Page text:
• How Do You Deal With A Thesis Advisor Who Won't Respond?


    A frustrating situation that graduate students sometimes face is having problems with their advisor. Most advisors want to help graduate students and are actively engaged in this academic relationship. However, some graduate students are not so lucky and find themselves working with an advisor who does not respond to verbal or written communication or provide feedback on completed sections of the thesis. This can be a real challenge because the student may have completed all of the required courses but is not getting feedback from the advisor, which is necessary for moving forward with the thesis. For example, the advisor may not respond to emails or return phone calls and may even fail to show up for scheduled meetings. 


    One option is for the student to politely and reasonably discuss with the advisor the possibility of changing to another faculty advisor. It is important to talk to the advisor before talking to others in the department so he or she doesn't feel blindsided and take offense (this could cause problems for you in your career, particularly if you are in a close-knit discipline). It can be easy to forget that faculty members have a life outside of the university, but students should keep in mind that the advisor may be facing difficult life experiences that are affecting work performance. Discussing concerns with the faculty member could give the advisor an opportunity to think about what is best for the student and how to improve the working relationship. Many departments have a small number of faculty members, so switching advisors may not be possible. In this case, there are several things students can do in an attempt to improve the situation.


    First, the student can set up regular meetings with his or her advisor, such as meeting once or twice a week at the same time/day of the week. This can help both the student and advisor establish routine and move things forward. It also gives the student a deadline to focus on, such as writing the methods section, and gives the faculty member a deadline for providing feedback on completed work. If the advisor does not keep up with regular meetings or does not attend scheduled meetings or provide feedback, the student must track this in case s/he later feels he or she must change advisors and/or needs to speak to the Graduate Studies Chair about the situation. After talking with the advisor about any concerns, the student can talk to the Graduate Studies Chair. That person has likely worked with the advisor and can give the student suggestions to improve the situation or can direct the student to other forms of assistance.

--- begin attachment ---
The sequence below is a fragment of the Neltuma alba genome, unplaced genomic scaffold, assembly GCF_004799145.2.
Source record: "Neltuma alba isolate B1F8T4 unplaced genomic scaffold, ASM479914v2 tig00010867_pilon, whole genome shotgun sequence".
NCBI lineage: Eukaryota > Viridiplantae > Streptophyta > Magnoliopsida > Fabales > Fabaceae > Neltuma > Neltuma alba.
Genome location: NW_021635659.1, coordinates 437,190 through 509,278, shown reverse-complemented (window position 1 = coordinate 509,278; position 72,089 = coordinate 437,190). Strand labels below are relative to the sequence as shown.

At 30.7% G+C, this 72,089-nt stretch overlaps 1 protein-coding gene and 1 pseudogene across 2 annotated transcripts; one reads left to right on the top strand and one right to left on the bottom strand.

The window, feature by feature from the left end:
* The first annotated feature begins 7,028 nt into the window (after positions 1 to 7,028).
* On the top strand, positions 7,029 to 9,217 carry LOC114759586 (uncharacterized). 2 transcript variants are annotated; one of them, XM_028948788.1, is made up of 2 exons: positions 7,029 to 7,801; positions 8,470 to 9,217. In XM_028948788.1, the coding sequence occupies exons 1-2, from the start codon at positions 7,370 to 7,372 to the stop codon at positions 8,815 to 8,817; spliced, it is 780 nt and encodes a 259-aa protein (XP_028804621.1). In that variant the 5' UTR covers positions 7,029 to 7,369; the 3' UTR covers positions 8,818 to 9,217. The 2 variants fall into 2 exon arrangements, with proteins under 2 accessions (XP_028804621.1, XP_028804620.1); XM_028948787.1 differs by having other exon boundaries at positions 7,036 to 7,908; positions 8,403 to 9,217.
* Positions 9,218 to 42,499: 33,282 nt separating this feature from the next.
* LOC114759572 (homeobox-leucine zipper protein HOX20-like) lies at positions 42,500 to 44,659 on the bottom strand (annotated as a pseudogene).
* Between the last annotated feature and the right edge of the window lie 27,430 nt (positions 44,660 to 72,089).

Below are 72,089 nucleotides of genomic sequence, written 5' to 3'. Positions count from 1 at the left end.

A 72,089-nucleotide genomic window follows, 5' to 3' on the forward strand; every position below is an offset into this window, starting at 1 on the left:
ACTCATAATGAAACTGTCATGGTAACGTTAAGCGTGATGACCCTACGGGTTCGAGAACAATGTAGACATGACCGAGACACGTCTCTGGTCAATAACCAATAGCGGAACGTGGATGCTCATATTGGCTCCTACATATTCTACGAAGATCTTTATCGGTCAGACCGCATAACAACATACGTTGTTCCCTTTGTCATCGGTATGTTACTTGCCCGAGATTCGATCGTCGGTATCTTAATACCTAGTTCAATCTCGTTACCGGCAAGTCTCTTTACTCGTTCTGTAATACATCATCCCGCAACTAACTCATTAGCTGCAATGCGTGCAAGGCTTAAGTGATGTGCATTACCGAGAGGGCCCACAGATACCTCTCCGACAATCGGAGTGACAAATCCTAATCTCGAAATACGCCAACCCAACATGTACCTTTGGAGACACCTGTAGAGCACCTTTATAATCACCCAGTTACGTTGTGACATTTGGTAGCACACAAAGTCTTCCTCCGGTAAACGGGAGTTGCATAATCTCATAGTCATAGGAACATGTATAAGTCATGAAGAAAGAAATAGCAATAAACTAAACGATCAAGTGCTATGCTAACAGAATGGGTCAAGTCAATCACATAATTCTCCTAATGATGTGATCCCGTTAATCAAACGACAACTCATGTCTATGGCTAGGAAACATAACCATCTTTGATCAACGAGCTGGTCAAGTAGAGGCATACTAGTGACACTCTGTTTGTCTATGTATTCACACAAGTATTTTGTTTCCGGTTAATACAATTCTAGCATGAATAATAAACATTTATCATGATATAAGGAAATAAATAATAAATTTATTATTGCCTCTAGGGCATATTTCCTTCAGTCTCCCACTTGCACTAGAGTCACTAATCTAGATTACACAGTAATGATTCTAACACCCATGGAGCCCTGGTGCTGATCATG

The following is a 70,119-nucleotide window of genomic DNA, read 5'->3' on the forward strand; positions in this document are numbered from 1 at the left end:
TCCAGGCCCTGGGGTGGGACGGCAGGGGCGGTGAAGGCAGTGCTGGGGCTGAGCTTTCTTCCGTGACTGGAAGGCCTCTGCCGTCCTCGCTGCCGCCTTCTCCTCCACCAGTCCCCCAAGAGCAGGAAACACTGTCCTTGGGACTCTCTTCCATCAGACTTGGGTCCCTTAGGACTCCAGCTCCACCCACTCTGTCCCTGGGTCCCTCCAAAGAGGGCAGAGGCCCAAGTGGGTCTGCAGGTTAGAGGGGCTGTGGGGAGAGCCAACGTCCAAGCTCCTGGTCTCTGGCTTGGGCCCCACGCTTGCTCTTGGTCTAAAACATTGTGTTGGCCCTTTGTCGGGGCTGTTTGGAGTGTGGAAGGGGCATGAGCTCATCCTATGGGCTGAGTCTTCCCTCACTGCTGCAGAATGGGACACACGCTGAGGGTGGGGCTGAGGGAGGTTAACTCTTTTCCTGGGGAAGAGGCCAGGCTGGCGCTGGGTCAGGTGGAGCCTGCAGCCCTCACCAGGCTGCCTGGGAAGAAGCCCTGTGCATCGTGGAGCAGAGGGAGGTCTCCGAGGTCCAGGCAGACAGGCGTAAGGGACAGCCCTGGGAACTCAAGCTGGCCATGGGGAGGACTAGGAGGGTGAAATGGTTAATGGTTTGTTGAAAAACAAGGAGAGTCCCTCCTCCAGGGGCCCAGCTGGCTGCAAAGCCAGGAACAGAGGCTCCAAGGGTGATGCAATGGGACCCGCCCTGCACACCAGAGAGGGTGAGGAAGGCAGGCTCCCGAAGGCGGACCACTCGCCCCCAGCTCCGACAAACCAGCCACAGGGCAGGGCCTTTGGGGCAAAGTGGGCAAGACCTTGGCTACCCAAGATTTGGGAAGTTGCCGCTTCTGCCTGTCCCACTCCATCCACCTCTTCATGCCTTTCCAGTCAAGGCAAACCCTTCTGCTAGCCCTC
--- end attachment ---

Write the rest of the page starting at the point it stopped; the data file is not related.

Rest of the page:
Again, before talking to administrators about the situation, the student needs to communicate his or her viewpoint to the advisor. The point is not to start an argument, but to let the advisor know what the student needs and to give the advisor a chance to respond. The faculty member may not be giving the feedback a student asks for because he/she thinks the student needs to figure it out independently as a scholar. As in any relationship, communication is an ongoing process and is important for moving forward in a healthy way. 


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